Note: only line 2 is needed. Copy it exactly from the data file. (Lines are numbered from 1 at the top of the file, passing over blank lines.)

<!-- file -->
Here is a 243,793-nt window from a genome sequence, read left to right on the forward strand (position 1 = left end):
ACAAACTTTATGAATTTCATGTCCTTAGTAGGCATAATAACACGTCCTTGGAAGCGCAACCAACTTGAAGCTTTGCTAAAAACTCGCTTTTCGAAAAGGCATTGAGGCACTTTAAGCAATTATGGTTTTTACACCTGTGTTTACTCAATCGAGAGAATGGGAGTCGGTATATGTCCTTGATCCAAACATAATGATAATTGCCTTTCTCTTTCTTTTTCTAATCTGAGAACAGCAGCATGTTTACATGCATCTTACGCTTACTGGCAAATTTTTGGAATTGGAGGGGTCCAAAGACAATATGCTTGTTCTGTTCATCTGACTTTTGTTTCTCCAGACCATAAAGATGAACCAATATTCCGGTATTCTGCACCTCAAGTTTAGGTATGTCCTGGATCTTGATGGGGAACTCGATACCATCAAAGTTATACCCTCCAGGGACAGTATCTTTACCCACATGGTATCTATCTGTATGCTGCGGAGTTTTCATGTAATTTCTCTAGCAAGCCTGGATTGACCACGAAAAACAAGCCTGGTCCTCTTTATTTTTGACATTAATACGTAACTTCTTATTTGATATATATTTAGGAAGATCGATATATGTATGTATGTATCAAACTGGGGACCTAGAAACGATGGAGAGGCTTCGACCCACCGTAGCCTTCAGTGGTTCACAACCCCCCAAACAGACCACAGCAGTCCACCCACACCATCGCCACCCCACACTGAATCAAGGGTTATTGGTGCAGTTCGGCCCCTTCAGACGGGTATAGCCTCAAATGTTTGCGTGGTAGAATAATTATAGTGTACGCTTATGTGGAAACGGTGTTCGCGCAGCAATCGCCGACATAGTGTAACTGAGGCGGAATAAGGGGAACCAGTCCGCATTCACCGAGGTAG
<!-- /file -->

ACAAACTTTATGAATTTCATGTCCTTAGTAGGCATAATAACACGTCCTTGGAAGCGCAACCAACTTGAAGCTTTGCTAAAAACTCGCTTTTCGAAAAGGCATTGAGGCACTTTAAGCAATTATGGTTTTTACACCTGTGTTTACTCAATCGAGAGAATGGGAGTCGGTATATGTCCTTGATCCAAACATAATGATAATTGCCTTTCTCTTTCTTTTTCTAATCTGAGAACAGCAGCATGTTTACATGCATCTTACGCTTACTGGCAAATTTTTGGAATTGGAGGGGTCCAAAGACAATATGCTTGTTCTGTTCATCTGACTTTTGTTTCTCCAGACCATAAAGATGAACCAATATTCCGGTATTCTGCACCTCAAGTTTAGGTATGTCCTGGATCTTGATGGGGAACTCGATACCATCAAAGTTATACCCTCCAGGGACAGTATCTTTACCCACATGGTATCTATCTGTATGCTGCGGAGTTTTCATGTAATTTCTCTAGCAAGCCTGGATTGACCACGAAAAACAAGCCTGGTCCTCTTTATTTTTGACATTAATACGTAACTTCTTATTTGATATATATTTAGGAAGATCGATATATGTATGTATGTATCAAACTGGGGACCTAGAAACGATGGAGAGGCTTCGACCCACCGTAGCCTTCAGTGGTTCACAACCCCCCAAACAGACCACAGCAGTCCACCCACACCATCGCCACCCCACACTGAATCAAGGGTTATTGGTGCAGTTCGGCCCCTTCAGACGGGTATAGCCTCAAATGTTTGCGTGGTAGAATAATTATAGTGTACGCTTATGTGGAAACGGTGTTCGCGCAGCAATCGCCGACATAGTGTAACTGAGGCGGAATAAGGGGAACCAGTCCGCATTCACCGAGGTAG